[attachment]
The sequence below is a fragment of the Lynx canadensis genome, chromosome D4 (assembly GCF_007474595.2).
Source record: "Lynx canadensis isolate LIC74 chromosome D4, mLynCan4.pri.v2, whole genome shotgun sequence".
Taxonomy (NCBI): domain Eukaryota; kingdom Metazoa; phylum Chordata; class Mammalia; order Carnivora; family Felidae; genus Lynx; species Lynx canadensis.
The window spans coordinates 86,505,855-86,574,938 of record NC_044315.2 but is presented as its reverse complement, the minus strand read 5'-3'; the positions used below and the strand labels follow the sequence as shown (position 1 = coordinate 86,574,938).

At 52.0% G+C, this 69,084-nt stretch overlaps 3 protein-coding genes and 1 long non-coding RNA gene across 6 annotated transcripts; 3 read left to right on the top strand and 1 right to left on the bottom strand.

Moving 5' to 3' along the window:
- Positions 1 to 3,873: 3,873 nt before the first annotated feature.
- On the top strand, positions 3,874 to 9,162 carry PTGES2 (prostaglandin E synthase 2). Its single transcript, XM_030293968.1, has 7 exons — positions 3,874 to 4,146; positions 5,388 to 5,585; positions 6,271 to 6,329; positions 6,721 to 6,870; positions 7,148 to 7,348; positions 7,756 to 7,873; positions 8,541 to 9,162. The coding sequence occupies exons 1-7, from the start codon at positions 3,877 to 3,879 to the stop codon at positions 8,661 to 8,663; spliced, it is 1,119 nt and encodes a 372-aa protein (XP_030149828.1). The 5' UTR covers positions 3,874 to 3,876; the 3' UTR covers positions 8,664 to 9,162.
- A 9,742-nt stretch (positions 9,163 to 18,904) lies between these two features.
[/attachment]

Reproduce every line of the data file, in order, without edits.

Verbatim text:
The sequence below is a fragment of the Lynx canadensis genome, chromosome D4 (assembly GCF_007474595.2).
Source record: "Lynx canadensis isolate LIC74 chromosome D4, mLynCan4.pri.v2, whole genome shotgun sequence".
Taxonomy (NCBI): domain Eukaryota; kingdom Metazoa; phylum Chordata; class Mammalia; order Carnivora; family Felidae; genus Lynx; species Lynx canadensis.
The window spans coordinates 86,505,855-86,574,938 of record NC_044315.2 but is presented as its reverse complement, the minus strand read 5'-3'; the positions used below and the strand labels follow the sequence as shown (position 1 = coordinate 86,574,938).

At 52.0% G+C, this 69,084-nt stretch overlaps 3 protein-coding genes and 1 long non-coding RNA gene across 6 annotated transcripts; 3 read left to right on the top strand and 1 right to left on the bottom strand.

Moving 5' to 3' along the window:
- Positions 1 to 3,873: 3,873 nt before the first annotated feature.
- On the top strand, positions 3,874 to 9,162 carry PTGES2 (prostaglandin E synthase 2). Its single transcript, XM_030293968.1, has 7 exons — positions 3,874 to 4,146; positions 5,388 to 5,585; positions 6,271 to 6,329; positions 6,721 to 6,870; positions 7,148 to 7,348; positions 7,756 to 7,873; positions 8,541 to 9,162. The coding sequence occupies exons 1-7, from the start codon at positions 3,877 to 3,879 to the stop codon at positions 8,661 to 8,663; spliced, it is 1,119 nt and encodes a 372-aa protein (XP_030149828.1). The 5' UTR covers positions 3,874 to 3,876; the 3' UTR covers positions 8,664 to 9,162.
- A 9,742-nt stretch (positions 9,163 to 18,904) lies between these two features.